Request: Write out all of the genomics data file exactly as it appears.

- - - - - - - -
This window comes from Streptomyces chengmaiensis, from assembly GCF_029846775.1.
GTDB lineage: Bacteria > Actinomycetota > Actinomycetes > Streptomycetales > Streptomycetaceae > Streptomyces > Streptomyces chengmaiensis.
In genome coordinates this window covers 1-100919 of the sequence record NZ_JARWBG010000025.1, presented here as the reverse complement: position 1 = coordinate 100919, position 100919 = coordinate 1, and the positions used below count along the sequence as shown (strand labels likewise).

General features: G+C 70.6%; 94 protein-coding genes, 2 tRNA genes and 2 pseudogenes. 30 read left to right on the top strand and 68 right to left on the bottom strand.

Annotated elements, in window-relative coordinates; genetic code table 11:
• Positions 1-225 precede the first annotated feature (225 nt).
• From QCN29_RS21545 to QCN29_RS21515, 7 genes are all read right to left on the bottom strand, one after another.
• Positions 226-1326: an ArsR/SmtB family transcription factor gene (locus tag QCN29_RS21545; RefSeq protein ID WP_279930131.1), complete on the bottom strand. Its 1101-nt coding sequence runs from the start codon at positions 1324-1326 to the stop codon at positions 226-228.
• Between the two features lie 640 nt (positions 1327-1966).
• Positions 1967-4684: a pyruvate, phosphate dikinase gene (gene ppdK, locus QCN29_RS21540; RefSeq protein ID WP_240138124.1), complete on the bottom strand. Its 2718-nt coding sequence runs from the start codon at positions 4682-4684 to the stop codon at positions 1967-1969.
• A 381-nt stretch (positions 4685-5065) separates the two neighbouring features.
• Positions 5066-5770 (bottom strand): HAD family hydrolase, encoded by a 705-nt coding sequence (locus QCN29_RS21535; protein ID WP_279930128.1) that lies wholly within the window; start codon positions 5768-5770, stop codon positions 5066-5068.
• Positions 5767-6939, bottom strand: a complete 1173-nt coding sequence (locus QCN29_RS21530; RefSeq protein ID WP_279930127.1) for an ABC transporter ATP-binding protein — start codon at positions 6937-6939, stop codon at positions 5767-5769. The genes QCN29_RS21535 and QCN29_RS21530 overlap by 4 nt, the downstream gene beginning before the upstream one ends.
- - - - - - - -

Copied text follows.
This window comes from Streptomyces chengmaiensis, from assembly GCF_029846775.1.
GTDB lineage: Bacteria > Actinomycetota > Actinomycetes > Streptomycetales > Streptomycetaceae > Streptomyces > Streptomyces chengmaiensis.
In genome coordinates this window covers 1-100919 of the sequence record NZ_JARWBG010000025.1, presented here as the reverse complement: position 1 = coordinate 100919, position 100919 = coordinate 1, and the positions used below count along the sequence as shown (strand labels likewise).

General features: G+C 70.6%; 94 protein-coding genes, 2 tRNA genes and 2 pseudogenes. 30 read left to right on the top strand and 68 right to left on the bottom strand.

Annotated elements, in window-relative coordinates; genetic code table 11:
• Positions 1-225 precede the first annotated feature (225 nt).
• From QCN29_RS21545 to QCN29_RS21515, 7 genes are all read right to left on the bottom strand, one after another.
• Positions 226-1326: an ArsR/SmtB family transcription factor gene (locus tag QCN29_RS21545; RefSeq protein ID WP_279930131.1), complete on the bottom strand. Its 1101-nt coding sequence runs from the start codon at positions 1324-1326 to the stop codon at positions 226-228.
• Between the two features lie 640 nt (positions 1327-1966).
• Positions 1967-4684: a pyruvate, phosphate dikinase gene (gene ppdK, locus QCN29_RS21540; RefSeq protein ID WP_240138124.1), complete on the bottom strand. Its 2718-nt coding sequence runs from the start codon at positions 4682-4684 to the stop codon at positions 1967-1969.
• A 381-nt stretch (positions 4685-5065) separates the two neighbouring features.
• Positions 5066-5770 (bottom strand): HAD family hydrolase, encoded by a 705-nt coding sequence (locus QCN29_RS21535; protein ID WP_279930128.1) that lies wholly within the window; start codon positions 5768-5770, stop codon positions 5066-5068.
• Positions 5767-6939, bottom strand: a complete 1173-nt coding sequence (locus QCN29_RS21530; RefSeq protein ID WP_279930127.1) for an ABC transporter ATP-binding protein — start codon at positions 6937-6939, stop codon at positions 5767-5769. The genes QCN29_RS21535 and QCN29_RS21530 overlap by 4 nt, the downstream gene beginning before the upstream one ends.